BC First Nations leadership introduces strategies to combat climate change – Saanich News

The First Country Leadership Council has launched the BC First Country Climate Strategy.

Released on Earth Day, the strategy outlines the vision, priorities and guiding principles for indigenous peoples-led climate action initiatives that recognize the rights, rights and treaty rights inherent in First Nations.

“Humanity and Mother Earth are suffering from the consequences of human behavior. Our ancestral lands, communities and cultural identities depend on direct climate action,” said Regional Chief Terry Teegee of the BC Assembly of First Nations in a news release.

“The response from the provincial and federal governments has been inadequate and insufficient to address the climate emergency and time is running out for a gradual or gradual transition.”

The strategy contains 27 themes, 63 objectives, and 143 strategic actions, plus a series of implementation recommendations. The nations have collaborated on the strategy since resolutions were passed in 2019 and 2021 at the BC Indian Chiefs Union and the BC First Assembly of Nations.

Among the strategy’s objectives are commitments to support GHG emission reductions of up to 40-60% by 2030 from 2010 levels and net zero emissions by 2050, support renewable energy and alternative energy economies and strengthen First Nations participation and leadership in green economies.

The strategy contains 20 urgent calls for climate action, which include the creation of the BC First Nations Climate Council, limiting global warming to 1.5 degrees celsius, creating a. BC First Nations Climate Fund to fund green energy projects, identify critical wildlife habitats for restoration and protection, protect old forests, strengthen emergency management systems and immediately ensure all First Nations in BC have long-term and reliable access to clean and safe food and water sources both in their homes and within their territories.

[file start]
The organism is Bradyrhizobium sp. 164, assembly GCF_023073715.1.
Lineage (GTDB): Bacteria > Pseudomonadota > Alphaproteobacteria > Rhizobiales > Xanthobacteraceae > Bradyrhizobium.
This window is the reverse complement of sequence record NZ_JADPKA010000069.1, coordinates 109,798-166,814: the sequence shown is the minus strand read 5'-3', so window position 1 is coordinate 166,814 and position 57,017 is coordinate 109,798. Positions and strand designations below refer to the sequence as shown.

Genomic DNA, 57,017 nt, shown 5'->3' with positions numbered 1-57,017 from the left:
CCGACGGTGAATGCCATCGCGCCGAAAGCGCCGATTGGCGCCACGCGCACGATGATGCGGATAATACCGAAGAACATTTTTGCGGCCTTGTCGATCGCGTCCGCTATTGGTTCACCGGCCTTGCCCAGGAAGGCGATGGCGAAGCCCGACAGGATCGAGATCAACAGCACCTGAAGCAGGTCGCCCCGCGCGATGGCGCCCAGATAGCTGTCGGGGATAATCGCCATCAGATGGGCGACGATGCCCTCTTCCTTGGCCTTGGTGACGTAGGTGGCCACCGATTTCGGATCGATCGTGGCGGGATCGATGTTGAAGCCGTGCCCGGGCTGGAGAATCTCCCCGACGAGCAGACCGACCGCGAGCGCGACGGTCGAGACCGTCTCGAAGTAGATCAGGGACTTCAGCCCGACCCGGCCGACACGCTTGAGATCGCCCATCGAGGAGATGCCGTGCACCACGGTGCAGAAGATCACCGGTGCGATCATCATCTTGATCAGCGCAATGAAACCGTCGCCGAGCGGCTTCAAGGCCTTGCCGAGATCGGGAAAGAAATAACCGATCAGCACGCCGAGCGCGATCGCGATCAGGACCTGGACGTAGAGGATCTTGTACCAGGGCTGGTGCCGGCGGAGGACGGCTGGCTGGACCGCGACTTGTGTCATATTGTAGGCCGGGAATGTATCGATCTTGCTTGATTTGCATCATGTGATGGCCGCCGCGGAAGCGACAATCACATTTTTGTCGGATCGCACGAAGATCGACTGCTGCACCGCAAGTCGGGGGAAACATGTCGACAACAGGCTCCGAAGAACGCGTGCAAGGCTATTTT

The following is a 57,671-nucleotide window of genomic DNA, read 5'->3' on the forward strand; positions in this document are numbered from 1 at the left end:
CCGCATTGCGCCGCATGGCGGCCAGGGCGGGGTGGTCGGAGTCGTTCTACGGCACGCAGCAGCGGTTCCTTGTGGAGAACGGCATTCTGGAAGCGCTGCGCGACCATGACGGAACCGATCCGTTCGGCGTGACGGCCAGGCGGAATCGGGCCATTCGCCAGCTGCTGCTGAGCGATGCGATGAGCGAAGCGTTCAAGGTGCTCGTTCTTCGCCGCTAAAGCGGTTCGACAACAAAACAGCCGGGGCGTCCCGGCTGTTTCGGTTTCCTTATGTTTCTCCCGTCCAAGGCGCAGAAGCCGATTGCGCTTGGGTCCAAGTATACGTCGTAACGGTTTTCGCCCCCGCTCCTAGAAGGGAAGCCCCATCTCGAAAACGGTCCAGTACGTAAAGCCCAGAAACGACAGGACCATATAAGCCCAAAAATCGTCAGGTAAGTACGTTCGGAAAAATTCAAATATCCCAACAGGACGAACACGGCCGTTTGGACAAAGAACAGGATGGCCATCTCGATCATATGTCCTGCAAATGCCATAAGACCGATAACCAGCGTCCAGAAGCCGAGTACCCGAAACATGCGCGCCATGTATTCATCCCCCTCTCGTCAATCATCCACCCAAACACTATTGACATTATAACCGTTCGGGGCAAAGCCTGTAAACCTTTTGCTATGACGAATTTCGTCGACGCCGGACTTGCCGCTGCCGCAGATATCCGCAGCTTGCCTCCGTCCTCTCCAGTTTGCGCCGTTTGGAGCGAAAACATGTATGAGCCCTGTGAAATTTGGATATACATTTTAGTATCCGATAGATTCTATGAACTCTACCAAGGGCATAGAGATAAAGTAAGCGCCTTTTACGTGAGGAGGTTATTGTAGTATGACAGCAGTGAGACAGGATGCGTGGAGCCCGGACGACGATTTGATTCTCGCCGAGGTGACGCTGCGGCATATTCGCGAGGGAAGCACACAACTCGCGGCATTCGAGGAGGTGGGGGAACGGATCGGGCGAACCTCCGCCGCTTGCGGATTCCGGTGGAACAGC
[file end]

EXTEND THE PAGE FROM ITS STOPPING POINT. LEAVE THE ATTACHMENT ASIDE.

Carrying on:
“Our very existence as an indigenous people and our relationship to our land and culture are under threat,” said Grand Chief Stewart Phillip, President of the Union of BC Indian Chiefs.

“No transformative social change can prevent the worst from happening to societies everywhere if governments around the world continue to activate the driving forces behind the climate crisis. This strategy is unique in that it represents a vision of a newly restored relationship with Earth that prioritizes the health and stability of the lands and waters within our territory over overexploitation of resources. The government must recognize that this battle cannot be won without addressing the injustices we face every day.”

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Climate change First Nations

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